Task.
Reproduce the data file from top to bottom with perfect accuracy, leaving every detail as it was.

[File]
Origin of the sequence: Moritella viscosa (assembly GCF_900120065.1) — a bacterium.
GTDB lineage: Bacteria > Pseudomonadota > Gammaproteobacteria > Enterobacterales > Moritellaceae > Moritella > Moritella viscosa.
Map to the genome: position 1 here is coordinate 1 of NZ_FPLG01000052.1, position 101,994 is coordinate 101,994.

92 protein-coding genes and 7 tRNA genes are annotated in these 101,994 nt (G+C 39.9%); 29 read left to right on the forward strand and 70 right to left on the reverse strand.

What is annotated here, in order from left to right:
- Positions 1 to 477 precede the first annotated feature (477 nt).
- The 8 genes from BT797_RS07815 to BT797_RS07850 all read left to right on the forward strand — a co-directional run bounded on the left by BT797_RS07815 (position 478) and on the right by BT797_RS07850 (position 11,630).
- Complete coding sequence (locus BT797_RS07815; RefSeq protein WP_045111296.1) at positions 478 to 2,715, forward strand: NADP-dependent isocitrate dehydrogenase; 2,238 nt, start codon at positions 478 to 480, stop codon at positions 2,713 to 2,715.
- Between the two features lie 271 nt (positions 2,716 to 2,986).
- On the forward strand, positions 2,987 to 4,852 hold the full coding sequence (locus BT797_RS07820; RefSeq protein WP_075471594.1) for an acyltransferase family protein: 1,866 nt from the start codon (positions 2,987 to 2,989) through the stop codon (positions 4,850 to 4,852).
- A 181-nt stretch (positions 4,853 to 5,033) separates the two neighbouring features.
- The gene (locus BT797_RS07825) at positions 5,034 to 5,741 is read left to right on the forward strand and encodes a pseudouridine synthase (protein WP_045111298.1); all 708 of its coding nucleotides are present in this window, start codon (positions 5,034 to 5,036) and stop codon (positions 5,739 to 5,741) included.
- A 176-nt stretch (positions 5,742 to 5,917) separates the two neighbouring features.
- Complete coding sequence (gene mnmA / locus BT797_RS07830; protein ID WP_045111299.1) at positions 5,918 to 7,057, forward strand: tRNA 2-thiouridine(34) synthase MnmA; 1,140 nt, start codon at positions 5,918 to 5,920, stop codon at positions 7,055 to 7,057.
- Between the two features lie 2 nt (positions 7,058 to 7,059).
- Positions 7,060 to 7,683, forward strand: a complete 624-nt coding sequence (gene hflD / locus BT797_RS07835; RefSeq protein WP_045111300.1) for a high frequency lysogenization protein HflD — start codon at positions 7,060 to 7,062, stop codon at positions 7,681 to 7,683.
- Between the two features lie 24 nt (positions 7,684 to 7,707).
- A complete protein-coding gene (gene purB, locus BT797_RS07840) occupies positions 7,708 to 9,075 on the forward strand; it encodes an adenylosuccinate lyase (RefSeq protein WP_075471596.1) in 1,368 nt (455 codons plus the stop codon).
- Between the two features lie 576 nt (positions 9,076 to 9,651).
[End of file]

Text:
Origin of the sequence: Moritella viscosa (assembly GCF_900120065.1) — a bacterium.
GTDB lineage: Bacteria > Pseudomonadota > Gammaproteobacteria > Enterobacterales > Moritellaceae > Moritella > Moritella viscosa.
Map to the genome: position 1 here is coordinate 1 of NZ_FPLG01000052.1, position 101,994 is coordinate 101,994.

92 protein-coding genes and 7 tRNA genes are annotated in these 101,994 nt (G+C 39.9%); 29 read left to right on the forward strand and 70 right to left on the reverse strand.

What is annotated here, in order from left to right:
- Positions 1 to 477 precede the first annotated feature (477 nt).
- The 8 genes from BT797_RS07815 to BT797_RS07850 all read left to right on the forward strand — a co-directional run bounded on the left by BT797_RS07815 (position 478) and on the right by BT797_RS07850 (position 11,630).
- Complete coding sequence (locus BT797_RS07815; RefSeq protein WP_045111296.1) at positions 478 to 2,715, forward strand: NADP-dependent isocitrate dehydrogenase; 2,238 nt, start codon at positions 478 to 480, stop codon at positions 2,713 to 2,715.
- Between the two features lie 271 nt (positions 2,716 to 2,986).
- On the forward strand, positions 2,987 to 4,852 hold the full coding sequence (locus BT797_RS07820; RefSeq protein WP_075471594.1) for an acyltransferase family protein: 1,866 nt from the start codon (positions 2,987 to 2,989) through the stop codon (positions 4,850 to 4,852).
- A 181-nt stretch (positions 4,853 to 5,033) separates the two neighbouring features.
- The gene (locus BT797_RS07825) at positions 5,034 to 5,741 is read left to right on the forward strand and encodes a pseudouridine synthase (protein WP_045111298.1); all 708 of its coding nucleotides are present in this window, start codon (positions 5,034 to 5,036) and stop codon (positions 5,739 to 5,741) included.
- A 176-nt stretch (positions 5,742 to 5,917) separates the two neighbouring features.
- Complete coding sequence (gene mnmA / locus BT797_RS07830; protein ID WP_045111299.1) at positions 5,918 to 7,057, forward strand: tRNA 2-thiouridine(34) synthase MnmA; 1,140 nt, start codon at positions 5,918 to 5,920, stop codon at positions 7,055 to 7,057.
- Between the two features lie 2 nt (positions 7,058 to 7,059).
- Positions 7,060 to 7,683, forward strand: a complete 624-nt coding sequence (gene hflD / locus BT797_RS07835; RefSeq protein WP_045111300.1) for a high frequency lysogenization protein HflD — start codon at positions 7,060 to 7,062, stop codon at positions 7,681 to 7,683.
- Between the two features lie 24 nt (positions 7,684 to 7,707).
- A complete protein-coding gene (gene purB, locus BT797_RS07840) occupies positions 7,708 to 9,075 on the forward strand; it encodes an adenylosuccinate lyase (RefSeq protein WP_075471596.1) in 1,368 nt (455 codons plus the stop codon).
- Between the two features lie 576 nt (positions 9,076 to 9,651).